He opened his eyes fried-egg-wide in feigned disbelief. For the next two seconds, I deserved his serious attention. For two long seconds we were inseparably bound, whirling in a galaxy of electricity, each seeing nothing but the other. For two week-long seconds I was flying. Then he came off the ropes and squashed me with one flyswatter jab.
I saw the punch coming: a piece of red cinnamon candy exactly the size of a gloved fist. I tried to slip it and couldn’t -- it was that fast. The back of my head bounced off my shoulders. A chorus of white light went off behind my eyes. A metal taste clouded my mouth, then there was a second, heavier thump as he caught me with a left hook I didn’t see. The spectators sounded way, way off. I tried to regain control of my body and couldn’t; my legs went to soup beneath me.
He knew I was hurt and he stepped back. Then his eyes went kind, he slid an arm around my shoulders, we exchanged hugs, and it was over.
But I’d accomplished something I’d never, yet always, believed I’d have an opportunity to do.
I had boxed with Muhammad Ali.
As we left the ring together, my childhood hero and the world’s greatest pugilist spoke in a way few men had ever talked to me — softly, gently, almost purring. “You’re not as dumb as you look,” he said. It was one of his canned lines, my personal favorite.
“You’re fast,” he continued. “And you sure can hit to be sssooo little.”
He may as well have said he was adopting me.
I began to quake. My insides danced. But I stayed composed long enough to say the one thing I hoped would impress him most. With confidence I’d learned from watching him on TV and hearing him on the radio countless times, I said simply, “I know.”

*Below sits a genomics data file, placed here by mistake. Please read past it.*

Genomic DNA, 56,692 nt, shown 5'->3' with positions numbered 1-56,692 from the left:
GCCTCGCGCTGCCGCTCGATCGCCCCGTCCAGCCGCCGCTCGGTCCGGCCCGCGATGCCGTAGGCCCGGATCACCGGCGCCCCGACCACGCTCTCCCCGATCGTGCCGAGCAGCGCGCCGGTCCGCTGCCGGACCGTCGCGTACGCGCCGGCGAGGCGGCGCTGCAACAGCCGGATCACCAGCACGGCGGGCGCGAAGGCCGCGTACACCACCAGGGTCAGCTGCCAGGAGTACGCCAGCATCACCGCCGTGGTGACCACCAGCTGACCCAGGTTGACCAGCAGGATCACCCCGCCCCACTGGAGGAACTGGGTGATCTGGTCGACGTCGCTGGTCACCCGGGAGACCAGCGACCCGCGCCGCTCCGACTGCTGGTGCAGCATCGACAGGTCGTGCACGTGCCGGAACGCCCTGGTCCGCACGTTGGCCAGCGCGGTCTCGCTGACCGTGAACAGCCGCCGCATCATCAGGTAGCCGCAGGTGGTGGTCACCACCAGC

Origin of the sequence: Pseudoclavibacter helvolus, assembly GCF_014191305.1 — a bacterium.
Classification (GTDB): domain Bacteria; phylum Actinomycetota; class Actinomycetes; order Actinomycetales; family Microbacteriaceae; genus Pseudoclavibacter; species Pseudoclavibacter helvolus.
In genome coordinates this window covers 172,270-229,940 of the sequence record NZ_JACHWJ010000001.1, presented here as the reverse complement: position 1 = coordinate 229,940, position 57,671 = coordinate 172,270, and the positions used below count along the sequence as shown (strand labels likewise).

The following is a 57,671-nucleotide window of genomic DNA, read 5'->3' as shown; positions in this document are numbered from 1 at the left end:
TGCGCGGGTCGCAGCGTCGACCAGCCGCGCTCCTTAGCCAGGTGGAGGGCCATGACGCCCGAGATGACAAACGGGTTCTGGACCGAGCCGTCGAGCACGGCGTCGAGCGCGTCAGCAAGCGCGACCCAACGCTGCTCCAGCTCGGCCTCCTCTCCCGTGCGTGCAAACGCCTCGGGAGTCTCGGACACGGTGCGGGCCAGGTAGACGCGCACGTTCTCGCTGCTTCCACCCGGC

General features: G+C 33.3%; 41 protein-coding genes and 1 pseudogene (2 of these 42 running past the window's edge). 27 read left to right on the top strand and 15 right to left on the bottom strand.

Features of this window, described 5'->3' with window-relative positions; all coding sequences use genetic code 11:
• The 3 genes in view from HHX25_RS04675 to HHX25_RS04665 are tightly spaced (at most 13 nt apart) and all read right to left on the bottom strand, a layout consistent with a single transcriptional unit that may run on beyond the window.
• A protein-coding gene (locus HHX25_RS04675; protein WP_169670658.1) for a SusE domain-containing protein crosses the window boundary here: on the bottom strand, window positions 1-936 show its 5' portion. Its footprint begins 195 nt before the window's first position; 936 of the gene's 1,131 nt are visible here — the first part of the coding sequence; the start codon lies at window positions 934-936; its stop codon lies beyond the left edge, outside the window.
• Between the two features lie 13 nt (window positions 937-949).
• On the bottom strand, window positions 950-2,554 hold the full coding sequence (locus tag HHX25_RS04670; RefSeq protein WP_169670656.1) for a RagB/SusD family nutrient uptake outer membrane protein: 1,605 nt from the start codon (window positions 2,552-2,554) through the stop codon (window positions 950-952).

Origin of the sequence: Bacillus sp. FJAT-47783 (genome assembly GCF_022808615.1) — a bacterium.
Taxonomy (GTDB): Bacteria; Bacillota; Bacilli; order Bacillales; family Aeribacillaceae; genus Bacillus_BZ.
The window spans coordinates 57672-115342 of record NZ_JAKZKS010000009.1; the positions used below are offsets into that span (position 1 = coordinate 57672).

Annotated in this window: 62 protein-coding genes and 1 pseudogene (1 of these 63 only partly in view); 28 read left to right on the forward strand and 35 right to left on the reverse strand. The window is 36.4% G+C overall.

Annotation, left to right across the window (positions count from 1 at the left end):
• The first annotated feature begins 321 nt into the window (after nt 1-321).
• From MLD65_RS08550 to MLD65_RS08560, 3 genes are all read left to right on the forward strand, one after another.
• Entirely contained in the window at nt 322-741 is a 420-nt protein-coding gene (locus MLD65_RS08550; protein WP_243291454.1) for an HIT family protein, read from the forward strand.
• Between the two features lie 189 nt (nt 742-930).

All these years later people around the world continue to admire Muhammad Ali — not only for the obvious reasons: the extraordinary beauty with which he boxed for 25 years, his glowing, self-proclaimed “prettiness,” his huge charm and presence, his contagious and distinctive humor, his brave stand against the Vietnam War, but also because of the great, tender dignity with which he carried himself through his afflicted middle years.
“I’m more human now,” Ali has often told me, spreading the fingers of his shaking left hand. “That’s what makes people care. They believe I’m like them and that’s good.”
Each of us is changed by the work we do. When I’ve asked Ali if he regrets that his health has been compromised by boxing, he has said, “A man goes to war, fights for his country, comes back with one leg. He either thinks it was worth it or it wasn’t. It depends on what he values. I look at all my world fame, the people I’ve helped, all the things I’ve done, spiritual and nonspiritual. I add it all up and I’d do it all over again.”
Note: This article was originally published on Jan. 17, 2007.
Davis Miller is the author of the books “The Tao of Muhammad Ali” and “The Zen of Muhammad Ali.”